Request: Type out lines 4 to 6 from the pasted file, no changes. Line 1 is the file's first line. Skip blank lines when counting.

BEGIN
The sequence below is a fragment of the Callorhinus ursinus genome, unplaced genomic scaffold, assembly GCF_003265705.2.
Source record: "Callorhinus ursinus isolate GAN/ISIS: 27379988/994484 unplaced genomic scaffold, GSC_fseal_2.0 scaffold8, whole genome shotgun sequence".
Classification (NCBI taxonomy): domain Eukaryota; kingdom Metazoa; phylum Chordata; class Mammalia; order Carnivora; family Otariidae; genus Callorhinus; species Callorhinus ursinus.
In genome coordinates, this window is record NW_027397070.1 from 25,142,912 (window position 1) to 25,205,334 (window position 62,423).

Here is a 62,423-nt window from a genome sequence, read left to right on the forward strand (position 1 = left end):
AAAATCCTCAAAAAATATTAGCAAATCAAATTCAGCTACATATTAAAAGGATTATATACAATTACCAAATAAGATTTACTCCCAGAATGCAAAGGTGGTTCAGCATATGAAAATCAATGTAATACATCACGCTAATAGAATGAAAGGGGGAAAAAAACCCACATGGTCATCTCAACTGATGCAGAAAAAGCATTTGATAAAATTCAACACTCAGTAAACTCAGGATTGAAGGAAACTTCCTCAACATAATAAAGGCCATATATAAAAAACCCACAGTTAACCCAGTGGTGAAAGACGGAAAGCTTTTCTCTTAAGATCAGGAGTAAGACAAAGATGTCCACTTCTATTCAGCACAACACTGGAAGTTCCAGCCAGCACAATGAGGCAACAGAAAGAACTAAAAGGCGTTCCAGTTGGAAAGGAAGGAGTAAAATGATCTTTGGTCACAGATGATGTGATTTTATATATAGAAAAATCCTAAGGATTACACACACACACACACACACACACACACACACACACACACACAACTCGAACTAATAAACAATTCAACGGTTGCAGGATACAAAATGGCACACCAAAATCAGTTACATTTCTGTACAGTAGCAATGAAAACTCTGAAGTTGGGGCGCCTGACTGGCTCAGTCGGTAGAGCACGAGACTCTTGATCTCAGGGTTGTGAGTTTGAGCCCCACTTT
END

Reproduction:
In genome coordinates, this window is record NW_027397070.1 from 25,142,912 (window position 1) to 25,205,334 (window position 62,423).

Here is a 62,423-nt window from a genome sequence, read left to right on the forward strand (position 1 = left end):
AAAATCCTCAAAAAATATTAGCAAATCAAATTCAGCTACATATTAAAAGGATTATATACAATTACCAAATAAGATTTACTCCCAGAATGCAAAGGTGGTTCAGCATATGAAAATCAATGTAATACATCACGCTAATAGAATGAAAGGGGGAAAAAAACCCACATGGTCATCTCAACTGATGCAGAAAAAGCATTTGATAAAATTCAACACTCAGTAAACTCAGGATTGAAGGAAACTTCCTCAACATAATAAAGGCCATATATAAAAAACCCACAGTTAACCCAGTGGTGAAAGACGGAAAGCTTTTCTCTTAAGATCAGGAGTAAGACAAAGATGTCCACTTCTATTCAGCACAACACTGGAAGTTCCAGCCAGCACAATGAGGCAACAGAAAGAACTAAAAGGCGTTCCAGTTGGAAAGGAAGGAGTAAAATGATCTTTGGTCACAGATGATGTGATTTTATATATAGAAAAATCCTAAGGATTACACACACACACACACACACACACACACACACACACACACACAACTCGAACTAATAAACAATTCAACGGTTGCAGGATACAAAATGGCACACCAAAATCAGTTACATTTCTGTACAGTAGCAATGAAAACTCTGAAGTTGGGGCGCCTGACTGGCTCAGTCGGTAGAGCACGAGACTCTTGATCTCAGGGTTGTGAGTTTGAGCCCCACTTT